Out of the Landfill
Tai grew up in Mill Valley, and during summers off from college and grad school—she holds degrees in Conservation Resource Studies from Berkeley and Community Development from Davis—she’d go to work for her grandfather Dale Nielsen, a former Army officer and Peace Corps and Army Corps engineer. In the 1980’s, having retired from the military and in his early 60s, he started a general contracting company in San Francisco which “remodeled just about every commercial building south of Market.”
She explains that typically the bones of commercial buildings are left intact, but when a web company becomes a gym or an office building gets transformed into a school, everything inside gets gutted. During the dot-com bust of 2000, Tai remembers a tech start-up being demolished before the company had ever moved in.
“I was driving the dump truck,” Tai recalls, “and felt so frustrated seeing all this perfectly good material—toilets, lights, desks, tiles, shelves, sinks, carpet—go to waste.” So, instead of paying landfill fees, she scouted places she could sell to—which not only made her feel better about the deconstruction waste but also paid her salary.
“He thought I was crazy,” Tai says, laughing, about how her grandfather (a father figure to her since her own father, a Navy pilot, died in service when she was a baby) reacted to her wanting to save materials from the landfill. “I had to prove that I can do this.”
And she did. In 2000, she brought her vision and skills across the country and spent a year developing a website for a nonprofit called New York Waste Match funded by the Department of Sanitation of NYC. She recalls speaking in front of the city council and navigating the tricky terrain of old-code politics (for profit only, no donating). Thanks to the website she helped create, businesses could connect with other companies that had reusable materials and parts they might need. One customer was a company that used cast-offs from fabric companies to create some of the first messenger bags in the city.
After moving back to the Bay Area in 2005 and, again, working for the family business—by now in the capable hands of her mother, Barbara Egger—Tai started consulting with contractors on deconstruction inventory and donations but found that many businesses didn’t want to bother with donating to nonprofits. So she started stockpiling materials on her mom’s nine-acre property in Sebastopol until Egger, who is CFO of GreenLynx, insisted, “You need to get a store.”
“We immediately hit it off,” Tai says of meeting Bugge in 2013. “She’s his work wife,” quips Bugge’s wife Elizabeth. “They have great synergy.” Both Bugge and Tai (who has two children with husband Cho) have their fingers on the pulse of the reuse life system, their knowledge extending far beyond this county. They tell me that Portland, Oregon was the first city to pass a deconstruction ordinance for anything built before 1916; Palo Alto just passed a similar one, and San Francisco’s is in the works.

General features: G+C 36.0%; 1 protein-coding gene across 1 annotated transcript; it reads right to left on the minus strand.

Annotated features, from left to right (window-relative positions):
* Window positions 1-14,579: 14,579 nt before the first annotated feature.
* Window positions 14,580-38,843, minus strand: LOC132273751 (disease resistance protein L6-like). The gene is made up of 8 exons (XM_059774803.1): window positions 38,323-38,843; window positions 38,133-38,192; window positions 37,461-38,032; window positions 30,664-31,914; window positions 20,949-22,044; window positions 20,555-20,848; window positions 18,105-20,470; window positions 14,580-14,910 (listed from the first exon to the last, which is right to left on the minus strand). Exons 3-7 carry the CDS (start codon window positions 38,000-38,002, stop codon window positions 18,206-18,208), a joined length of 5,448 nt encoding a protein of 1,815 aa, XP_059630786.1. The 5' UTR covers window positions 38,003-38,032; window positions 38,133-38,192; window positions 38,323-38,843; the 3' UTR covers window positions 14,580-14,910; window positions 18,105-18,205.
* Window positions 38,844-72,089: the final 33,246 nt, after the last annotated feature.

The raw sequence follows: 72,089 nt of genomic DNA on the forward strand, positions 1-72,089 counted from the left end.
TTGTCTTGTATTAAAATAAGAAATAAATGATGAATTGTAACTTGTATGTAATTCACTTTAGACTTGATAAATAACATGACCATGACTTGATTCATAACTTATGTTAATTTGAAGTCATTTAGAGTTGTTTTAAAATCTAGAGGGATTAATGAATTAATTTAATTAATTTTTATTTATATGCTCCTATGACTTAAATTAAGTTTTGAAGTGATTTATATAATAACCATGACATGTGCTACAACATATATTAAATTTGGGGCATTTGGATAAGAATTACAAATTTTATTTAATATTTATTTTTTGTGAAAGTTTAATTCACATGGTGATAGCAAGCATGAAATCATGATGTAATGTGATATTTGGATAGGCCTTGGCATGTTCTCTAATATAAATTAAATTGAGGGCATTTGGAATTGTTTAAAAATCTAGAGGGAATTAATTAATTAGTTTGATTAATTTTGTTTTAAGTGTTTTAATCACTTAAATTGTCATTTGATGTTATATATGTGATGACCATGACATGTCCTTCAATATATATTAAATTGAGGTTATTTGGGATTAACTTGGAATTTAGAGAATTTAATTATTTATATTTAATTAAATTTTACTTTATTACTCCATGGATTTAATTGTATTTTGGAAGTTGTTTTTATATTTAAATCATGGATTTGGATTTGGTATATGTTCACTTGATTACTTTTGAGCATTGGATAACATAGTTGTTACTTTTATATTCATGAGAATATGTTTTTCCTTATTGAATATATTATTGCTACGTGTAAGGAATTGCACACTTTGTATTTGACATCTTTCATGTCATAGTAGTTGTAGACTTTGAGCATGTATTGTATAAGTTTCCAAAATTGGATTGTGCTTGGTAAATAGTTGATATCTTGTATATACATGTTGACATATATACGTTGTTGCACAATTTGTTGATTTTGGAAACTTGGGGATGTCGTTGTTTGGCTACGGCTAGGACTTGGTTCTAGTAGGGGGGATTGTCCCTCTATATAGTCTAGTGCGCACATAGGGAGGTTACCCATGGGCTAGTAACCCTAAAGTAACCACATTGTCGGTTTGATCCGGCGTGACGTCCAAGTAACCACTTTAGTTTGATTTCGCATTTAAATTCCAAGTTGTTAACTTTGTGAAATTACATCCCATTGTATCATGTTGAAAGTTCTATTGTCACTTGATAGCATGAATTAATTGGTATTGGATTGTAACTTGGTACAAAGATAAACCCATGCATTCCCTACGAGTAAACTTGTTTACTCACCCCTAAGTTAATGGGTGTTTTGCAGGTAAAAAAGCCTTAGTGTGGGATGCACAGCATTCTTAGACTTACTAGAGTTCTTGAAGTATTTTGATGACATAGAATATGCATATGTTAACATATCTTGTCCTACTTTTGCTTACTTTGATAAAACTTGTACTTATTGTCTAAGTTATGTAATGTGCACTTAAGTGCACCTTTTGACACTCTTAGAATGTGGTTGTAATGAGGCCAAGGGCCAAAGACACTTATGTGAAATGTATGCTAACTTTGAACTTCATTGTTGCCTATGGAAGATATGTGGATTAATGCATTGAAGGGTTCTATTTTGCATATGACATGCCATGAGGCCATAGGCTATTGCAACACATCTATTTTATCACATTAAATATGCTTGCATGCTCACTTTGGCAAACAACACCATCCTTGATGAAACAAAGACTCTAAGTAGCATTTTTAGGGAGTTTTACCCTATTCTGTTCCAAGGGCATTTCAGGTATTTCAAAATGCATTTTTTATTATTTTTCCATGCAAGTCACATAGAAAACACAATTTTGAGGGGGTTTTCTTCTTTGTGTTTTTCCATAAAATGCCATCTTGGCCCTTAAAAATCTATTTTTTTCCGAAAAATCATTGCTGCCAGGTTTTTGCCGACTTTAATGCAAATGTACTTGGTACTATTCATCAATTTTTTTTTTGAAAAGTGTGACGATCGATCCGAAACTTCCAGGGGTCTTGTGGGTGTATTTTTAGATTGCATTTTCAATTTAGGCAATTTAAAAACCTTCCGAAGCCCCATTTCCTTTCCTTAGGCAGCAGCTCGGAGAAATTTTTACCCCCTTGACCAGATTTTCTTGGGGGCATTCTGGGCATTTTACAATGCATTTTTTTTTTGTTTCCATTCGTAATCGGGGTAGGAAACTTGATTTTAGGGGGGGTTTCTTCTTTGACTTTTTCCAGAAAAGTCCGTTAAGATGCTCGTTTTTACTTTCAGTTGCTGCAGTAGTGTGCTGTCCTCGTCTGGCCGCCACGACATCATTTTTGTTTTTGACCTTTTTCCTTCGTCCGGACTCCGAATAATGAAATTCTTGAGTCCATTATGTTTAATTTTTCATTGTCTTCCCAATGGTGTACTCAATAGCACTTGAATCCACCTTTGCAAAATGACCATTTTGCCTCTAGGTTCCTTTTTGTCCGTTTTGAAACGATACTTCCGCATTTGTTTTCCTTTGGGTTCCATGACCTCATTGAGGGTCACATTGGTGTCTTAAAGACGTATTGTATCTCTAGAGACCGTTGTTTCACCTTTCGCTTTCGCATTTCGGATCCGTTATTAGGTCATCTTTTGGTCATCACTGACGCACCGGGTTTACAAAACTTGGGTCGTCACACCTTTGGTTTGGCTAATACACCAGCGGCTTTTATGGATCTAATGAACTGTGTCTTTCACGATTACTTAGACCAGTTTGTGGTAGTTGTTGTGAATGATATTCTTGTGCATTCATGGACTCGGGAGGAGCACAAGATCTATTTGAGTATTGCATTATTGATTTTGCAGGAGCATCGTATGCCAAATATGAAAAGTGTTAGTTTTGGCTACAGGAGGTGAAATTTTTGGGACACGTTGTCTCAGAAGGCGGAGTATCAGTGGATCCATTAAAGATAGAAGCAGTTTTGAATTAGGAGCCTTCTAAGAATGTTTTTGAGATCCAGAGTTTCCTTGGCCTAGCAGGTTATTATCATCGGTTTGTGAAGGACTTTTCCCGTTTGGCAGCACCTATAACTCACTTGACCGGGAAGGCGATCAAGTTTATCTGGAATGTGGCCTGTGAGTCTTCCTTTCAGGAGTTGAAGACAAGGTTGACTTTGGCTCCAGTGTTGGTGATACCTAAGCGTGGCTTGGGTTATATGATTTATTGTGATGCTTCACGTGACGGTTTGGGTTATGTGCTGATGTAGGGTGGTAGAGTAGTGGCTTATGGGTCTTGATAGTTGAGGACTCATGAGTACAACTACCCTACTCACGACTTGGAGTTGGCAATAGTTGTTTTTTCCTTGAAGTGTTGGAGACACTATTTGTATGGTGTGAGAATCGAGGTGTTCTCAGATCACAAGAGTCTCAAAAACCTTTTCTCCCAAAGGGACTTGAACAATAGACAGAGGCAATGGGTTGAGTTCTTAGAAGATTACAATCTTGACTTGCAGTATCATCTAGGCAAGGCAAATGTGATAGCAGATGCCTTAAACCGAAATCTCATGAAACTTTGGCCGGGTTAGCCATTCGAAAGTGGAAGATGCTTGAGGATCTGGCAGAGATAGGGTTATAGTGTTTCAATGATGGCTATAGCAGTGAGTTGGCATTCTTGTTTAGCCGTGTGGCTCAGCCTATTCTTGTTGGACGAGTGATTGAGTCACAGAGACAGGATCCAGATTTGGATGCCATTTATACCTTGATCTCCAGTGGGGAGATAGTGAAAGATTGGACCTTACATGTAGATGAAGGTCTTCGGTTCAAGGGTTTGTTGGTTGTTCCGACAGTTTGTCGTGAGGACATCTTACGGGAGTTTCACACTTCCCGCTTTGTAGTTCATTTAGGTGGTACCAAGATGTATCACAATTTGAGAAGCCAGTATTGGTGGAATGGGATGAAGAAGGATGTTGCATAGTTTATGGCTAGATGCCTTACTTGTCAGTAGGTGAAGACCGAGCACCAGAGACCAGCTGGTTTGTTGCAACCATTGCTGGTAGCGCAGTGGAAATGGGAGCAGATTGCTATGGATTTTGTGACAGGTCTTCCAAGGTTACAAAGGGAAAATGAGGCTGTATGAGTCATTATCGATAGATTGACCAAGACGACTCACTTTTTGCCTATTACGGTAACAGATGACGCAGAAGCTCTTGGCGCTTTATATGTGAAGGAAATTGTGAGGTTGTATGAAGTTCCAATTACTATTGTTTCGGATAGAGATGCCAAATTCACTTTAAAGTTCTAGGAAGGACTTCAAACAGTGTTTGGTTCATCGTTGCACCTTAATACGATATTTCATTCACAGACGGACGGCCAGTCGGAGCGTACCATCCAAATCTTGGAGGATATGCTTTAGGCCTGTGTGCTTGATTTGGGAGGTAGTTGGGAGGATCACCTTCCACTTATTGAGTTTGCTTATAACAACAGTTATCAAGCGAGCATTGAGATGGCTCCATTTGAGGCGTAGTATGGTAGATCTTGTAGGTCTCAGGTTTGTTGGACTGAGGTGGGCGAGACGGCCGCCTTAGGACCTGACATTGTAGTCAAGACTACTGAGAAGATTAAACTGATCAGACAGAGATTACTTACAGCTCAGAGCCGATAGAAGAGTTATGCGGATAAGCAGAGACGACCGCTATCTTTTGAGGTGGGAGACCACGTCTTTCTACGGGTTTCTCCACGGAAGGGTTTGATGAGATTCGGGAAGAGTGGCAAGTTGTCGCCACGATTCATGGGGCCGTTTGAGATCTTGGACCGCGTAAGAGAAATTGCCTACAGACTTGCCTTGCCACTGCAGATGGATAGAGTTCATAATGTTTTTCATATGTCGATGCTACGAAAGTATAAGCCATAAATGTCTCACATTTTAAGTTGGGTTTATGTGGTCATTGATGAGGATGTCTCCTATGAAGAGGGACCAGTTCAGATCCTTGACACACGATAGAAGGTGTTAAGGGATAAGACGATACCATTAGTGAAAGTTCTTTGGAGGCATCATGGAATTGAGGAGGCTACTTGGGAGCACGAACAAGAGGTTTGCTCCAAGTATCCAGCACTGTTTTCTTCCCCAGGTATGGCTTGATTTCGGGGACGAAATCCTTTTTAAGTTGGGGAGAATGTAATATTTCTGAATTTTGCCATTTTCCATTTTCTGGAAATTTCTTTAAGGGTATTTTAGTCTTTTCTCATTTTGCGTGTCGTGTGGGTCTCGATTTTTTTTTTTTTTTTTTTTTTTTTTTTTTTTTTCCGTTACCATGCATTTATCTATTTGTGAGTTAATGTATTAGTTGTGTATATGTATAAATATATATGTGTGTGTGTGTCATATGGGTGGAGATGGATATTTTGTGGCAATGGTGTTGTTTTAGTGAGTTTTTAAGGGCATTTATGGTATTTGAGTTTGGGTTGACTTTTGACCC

“It’s important to have a voice in order to make change in this industry,” Tai emphasizes. After our enlightening talk, I open my email to find no less than 14 links to articles, nonprofits, and advocacy groups that Tai has started—including the Bay Area Deconstruction Working Group, Reuse Alliance, and the Women’s Build Group in Marin—even her TED talk on the subject. Their involvement extends all the way up to the EPA, which hired Tai and Bugge to do a training for the Hopland Band of Pomo Indians, showing them how to salvage parts and pieces from their old mobile homes to sustain their existing homes.
“Many organizations like us are dying out because of labor costs and brick and mortar costs,” Tai explains, noting that they searched for two years to find a storefront they could afford. Their labor force has shrunk a bit during the pandemic, but during our tour, I meet Rotna Pech in processing and Danny Parenti, the deconstruction foreman and expert picker who, according to Tai, can see what most people can’t. He shrugs and says, “I like junk.”
Despite the challenges, Tai and Bugge are hopeful about the future of reuse, especially given the realities of climate change and the renewed interest in zero waste. Yes, removing all those nails from all those boards of lath took some time and energy. But time spent giving something new life is undeniably time well spent.
As Bugge puts it, “We’re saving embodied energy—for our community and our planet.”